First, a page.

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By | Simon Sharwood 21st February 2016 23:15

Microsoft hoses down Windows Server hardware support change fears

Redmond looks like it's scared the horses with its PC hardware support changes

Microsoft's issued an interesting post in which it says it is making no changes to hardware support for Windows Server.

Hang on there Reg! Why are you reporting a post that says nothing is changing?

The answer, dear readers, is that back in January Microsoft announced it would not support Windows 7 and 8 on new CPUs. The effect of that change is to just-about-herd-users to Windows 10

Users haven't reacted well to that edict, rather reasonably seeing as it deprives them of choices.

El Reg suspects that a few have therefore asked if Microsoft plans to do the same with Windows server, as the post above kicks off by stating “Over the past several weeks, the Windows Server team has received a number of inquiries regarding certification and support for certain hardware platforms.”

Microsoft's answer is nothing changes. Or as the post puts it, “... Windows Server 2012 and 2012 R2 will transition to extended support on 1/10/2018. Per our policy we would allow new system submissions for Windows Server 2012 and 2012 R2 to continue up to this date, including the forthcoming Intel Xeon E3 (Skylake) family of processors.”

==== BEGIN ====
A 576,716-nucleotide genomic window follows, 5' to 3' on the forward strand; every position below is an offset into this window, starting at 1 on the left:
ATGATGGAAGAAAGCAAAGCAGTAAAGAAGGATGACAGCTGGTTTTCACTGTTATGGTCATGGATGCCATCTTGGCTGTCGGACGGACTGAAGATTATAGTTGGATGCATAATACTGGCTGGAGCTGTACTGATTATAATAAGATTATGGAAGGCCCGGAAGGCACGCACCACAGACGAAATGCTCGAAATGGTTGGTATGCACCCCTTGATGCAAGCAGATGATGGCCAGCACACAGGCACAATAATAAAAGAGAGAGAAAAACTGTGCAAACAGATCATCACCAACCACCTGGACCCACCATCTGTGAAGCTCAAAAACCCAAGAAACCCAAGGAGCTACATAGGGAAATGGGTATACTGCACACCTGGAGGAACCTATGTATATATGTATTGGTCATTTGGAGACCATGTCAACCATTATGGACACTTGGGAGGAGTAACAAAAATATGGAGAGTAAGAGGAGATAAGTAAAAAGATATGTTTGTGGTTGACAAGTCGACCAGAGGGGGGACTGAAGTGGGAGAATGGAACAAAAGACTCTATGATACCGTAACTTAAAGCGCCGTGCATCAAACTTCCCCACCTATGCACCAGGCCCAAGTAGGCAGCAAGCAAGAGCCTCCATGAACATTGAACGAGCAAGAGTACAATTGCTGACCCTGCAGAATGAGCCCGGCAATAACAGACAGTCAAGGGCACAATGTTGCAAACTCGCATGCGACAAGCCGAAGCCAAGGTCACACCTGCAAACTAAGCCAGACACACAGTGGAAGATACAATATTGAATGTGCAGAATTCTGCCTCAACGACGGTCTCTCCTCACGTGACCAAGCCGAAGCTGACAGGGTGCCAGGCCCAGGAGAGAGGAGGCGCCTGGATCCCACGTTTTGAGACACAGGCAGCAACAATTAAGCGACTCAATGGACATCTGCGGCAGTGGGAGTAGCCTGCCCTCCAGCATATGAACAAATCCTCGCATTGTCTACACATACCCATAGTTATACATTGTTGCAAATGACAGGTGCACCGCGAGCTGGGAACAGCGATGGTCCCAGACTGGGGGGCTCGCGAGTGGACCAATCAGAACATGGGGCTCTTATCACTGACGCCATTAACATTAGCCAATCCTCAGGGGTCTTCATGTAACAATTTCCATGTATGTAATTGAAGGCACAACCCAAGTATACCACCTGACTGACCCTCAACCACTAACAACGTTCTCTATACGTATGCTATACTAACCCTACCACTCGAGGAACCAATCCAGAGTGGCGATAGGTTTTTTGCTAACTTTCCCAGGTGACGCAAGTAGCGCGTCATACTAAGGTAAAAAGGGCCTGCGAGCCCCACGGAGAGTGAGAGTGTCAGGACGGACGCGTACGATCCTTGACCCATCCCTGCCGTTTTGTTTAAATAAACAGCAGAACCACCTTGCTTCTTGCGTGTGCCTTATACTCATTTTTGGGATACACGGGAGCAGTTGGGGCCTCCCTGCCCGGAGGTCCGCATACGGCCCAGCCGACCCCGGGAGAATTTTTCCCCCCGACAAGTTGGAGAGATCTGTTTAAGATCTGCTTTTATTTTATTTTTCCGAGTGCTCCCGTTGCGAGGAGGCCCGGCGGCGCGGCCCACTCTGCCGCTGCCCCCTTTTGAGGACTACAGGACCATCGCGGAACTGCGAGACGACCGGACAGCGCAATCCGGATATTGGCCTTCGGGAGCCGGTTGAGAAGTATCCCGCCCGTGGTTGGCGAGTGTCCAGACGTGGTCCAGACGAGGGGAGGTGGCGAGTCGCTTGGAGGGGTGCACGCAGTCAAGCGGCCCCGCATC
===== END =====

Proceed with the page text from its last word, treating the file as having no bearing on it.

In other words, Windows Server users aren't being herded to new hardware, or to Windows Server 2016 or to Azure.

And a good job too, because asking users to mess with their PC fleets means a lot of work. Asking users to mess with their server fleets is inflicting business-halting and very expensive projects upon customers. Ergo this somewhat odd, but also re-assuring, Microsoft post.

Microsoft probably has only itself to blame for the need to emit such a post. The Windows hardware support changes are blatantly cynical. Satya Nadella's Microsoft may be embracing Linux and the cloud enthusiastically and sincerely, but Microsoft remains utterly unafraid of muscling PC-makers and, through them, users when it suits its strategy. So while nothing's changed for now, Windows Server users surely know the time will come when Microsoft makes it plain that an upgrade will be all-but-required. ®

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